By Chris Hefner
While we as pastors explain the gospel and invite people to respond to Christ in our preaching and personal conversations, I’m afraid we sometimes believe the gospel is clear when it isn’t.
Here are four reasons why it’s important we don’t assume people understand the gospel.
1. Attending church doesn’t mean someone has heard or received the gospel.
In the past couple of months, some friends of mine came to faith in Christ. They regularly attended a local church but hadn’t heard the gospel clearly.
In a separate conversation with another church attender, a woman admitted she was uncertain of whether or not she had eternal life.
Earlier this year, a man who attended our church for several years finally put his faith in Christ.
Attending church is an important aspect of one’s Christian faith. But attending church doesn’t make one a follower of Christ.
2. There is much unclear or false preaching that takes place.
In two conversations this week, I explained the gospel clearly, communicating that God is holy, we are sinful, and that Christ came to take our place and make us righteous.
This was fresh truth to two men who’d attended a variety of churches. They’d heard a variety of messages framed around legalism, judgmentalism, or easy believism—but not the gospel.
When preaching absolves us of our sin, fails to articulate God’s holy demands, minimizes one’s response to a formulaic prayer, or communicates that we somehow earn our salvation—it isn’t gospel preaching.
The danger of false or unclear preaching is all too real. There exists around us many people who assume they’re Christians because of the false teaching they’ve adopted.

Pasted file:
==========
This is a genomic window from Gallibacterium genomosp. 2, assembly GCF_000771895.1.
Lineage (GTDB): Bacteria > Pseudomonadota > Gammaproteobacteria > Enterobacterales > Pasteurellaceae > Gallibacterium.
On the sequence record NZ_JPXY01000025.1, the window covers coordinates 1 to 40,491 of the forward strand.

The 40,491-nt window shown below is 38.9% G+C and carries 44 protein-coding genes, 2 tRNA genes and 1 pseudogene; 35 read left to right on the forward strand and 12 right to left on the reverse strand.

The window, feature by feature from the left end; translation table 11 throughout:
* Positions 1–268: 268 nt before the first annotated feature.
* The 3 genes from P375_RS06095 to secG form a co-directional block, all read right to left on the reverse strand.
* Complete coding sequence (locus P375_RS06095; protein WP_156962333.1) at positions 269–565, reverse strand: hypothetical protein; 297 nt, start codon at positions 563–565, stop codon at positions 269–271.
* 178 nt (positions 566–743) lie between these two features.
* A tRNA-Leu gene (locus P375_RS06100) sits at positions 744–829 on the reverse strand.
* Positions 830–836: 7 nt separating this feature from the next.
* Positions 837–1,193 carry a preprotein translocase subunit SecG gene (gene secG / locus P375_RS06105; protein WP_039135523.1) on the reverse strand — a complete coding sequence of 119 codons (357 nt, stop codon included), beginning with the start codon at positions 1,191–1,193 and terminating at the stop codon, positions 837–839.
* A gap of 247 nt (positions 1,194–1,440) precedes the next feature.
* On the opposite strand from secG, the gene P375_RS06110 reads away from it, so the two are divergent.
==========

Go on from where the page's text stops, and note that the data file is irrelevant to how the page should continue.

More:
We can confront false teaching by communicating and articulating the gospel clearly in our preaching and personal conversations and by investigating a person’s claim to faith through meaningful questions.
3. The gospel is too important to get wrong.
I’m a firm believer in God’s sovereignty and don’t doubt that anyone is beyond God’s salvation. Some have come to genuine faith in Christ amid false or unclear teaching.
God is gracious to redeem in spite of the errors of some preachers and some denominations. And yet, when Paul addressed the Galatians who were distorting the gospel, he vehemently opposed false teaching (Galatians 1:9).
Our aim and motivation for ministry must be the clear, accurate, and viable communication of the gospel. We dare not get it wrong, thereby leading others astray.
4. Eternal life is too important to assume.
Simply stated, one’s eternal life depends on whether or not they know Jesus Christ (John 17:3).
I’ve been in some form of Christian ministry for 20 years now and hope to have another 30-40 years of viable ministry remaining.
But that’s a mere speck of time compared to eternity. We sometimes assume people understand the gospel because we might not want to come across as hyper-critical of their spiritual background.
We might also assume the gospel because we’re afraid of awkward conversations, or because we’re uncomfortable moving the conversation to spiritual things.
God have mercy on us! If that person we’re uncomfortable talking with about eternal things dies without Christ, imagine how uncomfortable they’ll be for all eternity.
May God give us the concern, boldness, and clarity we need to communicate the gospel regularly. May God protect us from the danger of assuming people understand the gospel.
CHRIS HEFNER (@chrishefner) is husband to a beautiful wife and fantastic mommy, Jean Hefner, daddy of two little boys, William and Nathan, and senior pastor at Wilkesboro Baptist Church in Wilkesboro, North Carolina. He’s also professor of Western Civilization and Apologetics at Fruitland Baptist Bible College and Ph.D. graduate from the Billy Graham School of The Southern Baptist Theological Seminary.